> * Being asked to explain things over and over again and STILL not being believed
> Unless you're telling me there aren't any early-childhood or nature issues in the mix as well, there is not a lack-of-belief issue here.
There are absolutely early-childhood issues at stake. They are covered extensively in the Unlocking the Clubhouse study. It's really a fantastic read.
As for the nature issues, here are three things to consider:
1) Studies which show a lack of difference tend to not get published. This messes up our understanding of gender issues a heck of a lot. This is feminist science studies 101, in a nutshell.
2) Even given that, there is some interesting research and data that shows that a lot of the perceived math/science gender differences are cultural and experiential, rather than in-born. Here's a fascinating one from the school I'm studying at: http://www.sciencedaily.com/releases/2007/10/071024145626... . There's also interesting data from places like Malaysia where software dev is more like 50/50 men and women.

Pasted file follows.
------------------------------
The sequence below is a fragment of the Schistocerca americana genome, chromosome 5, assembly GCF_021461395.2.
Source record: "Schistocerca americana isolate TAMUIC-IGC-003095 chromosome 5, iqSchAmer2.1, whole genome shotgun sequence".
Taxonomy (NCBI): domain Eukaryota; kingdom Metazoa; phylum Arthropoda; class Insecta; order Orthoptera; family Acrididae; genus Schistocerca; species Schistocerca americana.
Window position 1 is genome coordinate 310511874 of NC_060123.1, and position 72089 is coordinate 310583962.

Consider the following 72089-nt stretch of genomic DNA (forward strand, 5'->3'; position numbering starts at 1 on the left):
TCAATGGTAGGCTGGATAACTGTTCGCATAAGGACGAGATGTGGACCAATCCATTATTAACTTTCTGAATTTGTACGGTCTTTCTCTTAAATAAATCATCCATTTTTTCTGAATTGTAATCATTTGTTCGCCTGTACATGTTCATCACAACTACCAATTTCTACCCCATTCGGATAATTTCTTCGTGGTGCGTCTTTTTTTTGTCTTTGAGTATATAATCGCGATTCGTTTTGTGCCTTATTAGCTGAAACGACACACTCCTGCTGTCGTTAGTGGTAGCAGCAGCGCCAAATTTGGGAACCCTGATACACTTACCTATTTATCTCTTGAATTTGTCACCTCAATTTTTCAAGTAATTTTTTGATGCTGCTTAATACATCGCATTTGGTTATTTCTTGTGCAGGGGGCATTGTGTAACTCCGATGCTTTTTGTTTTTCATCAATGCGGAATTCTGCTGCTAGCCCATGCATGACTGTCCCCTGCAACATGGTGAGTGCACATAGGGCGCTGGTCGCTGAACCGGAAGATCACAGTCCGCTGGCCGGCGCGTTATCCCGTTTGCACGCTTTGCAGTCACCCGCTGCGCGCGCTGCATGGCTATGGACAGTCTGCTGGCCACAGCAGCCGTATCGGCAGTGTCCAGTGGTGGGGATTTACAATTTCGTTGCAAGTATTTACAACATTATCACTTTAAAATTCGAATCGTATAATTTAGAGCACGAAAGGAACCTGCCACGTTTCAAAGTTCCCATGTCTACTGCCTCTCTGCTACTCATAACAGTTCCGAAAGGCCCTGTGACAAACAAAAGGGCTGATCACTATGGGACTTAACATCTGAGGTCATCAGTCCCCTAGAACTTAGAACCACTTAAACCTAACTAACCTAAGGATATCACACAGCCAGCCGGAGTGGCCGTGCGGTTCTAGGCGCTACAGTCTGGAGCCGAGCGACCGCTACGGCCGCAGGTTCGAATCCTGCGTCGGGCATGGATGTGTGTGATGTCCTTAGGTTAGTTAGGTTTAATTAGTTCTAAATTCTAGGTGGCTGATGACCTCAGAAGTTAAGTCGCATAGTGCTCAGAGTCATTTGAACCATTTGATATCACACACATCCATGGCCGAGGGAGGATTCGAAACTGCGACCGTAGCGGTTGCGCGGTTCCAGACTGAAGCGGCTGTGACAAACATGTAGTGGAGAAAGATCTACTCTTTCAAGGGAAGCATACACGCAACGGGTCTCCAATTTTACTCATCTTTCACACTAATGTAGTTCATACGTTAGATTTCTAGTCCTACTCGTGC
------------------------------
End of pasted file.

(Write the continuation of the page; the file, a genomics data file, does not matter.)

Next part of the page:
3) Even if nature does come into play /at all/, its influence is so eclipsed by culture as to be irrelevant. And, well, we can't change nature, so let's focus on the things we can change. Arguing about how much of a role nature plays doesn't really help us get more women involved.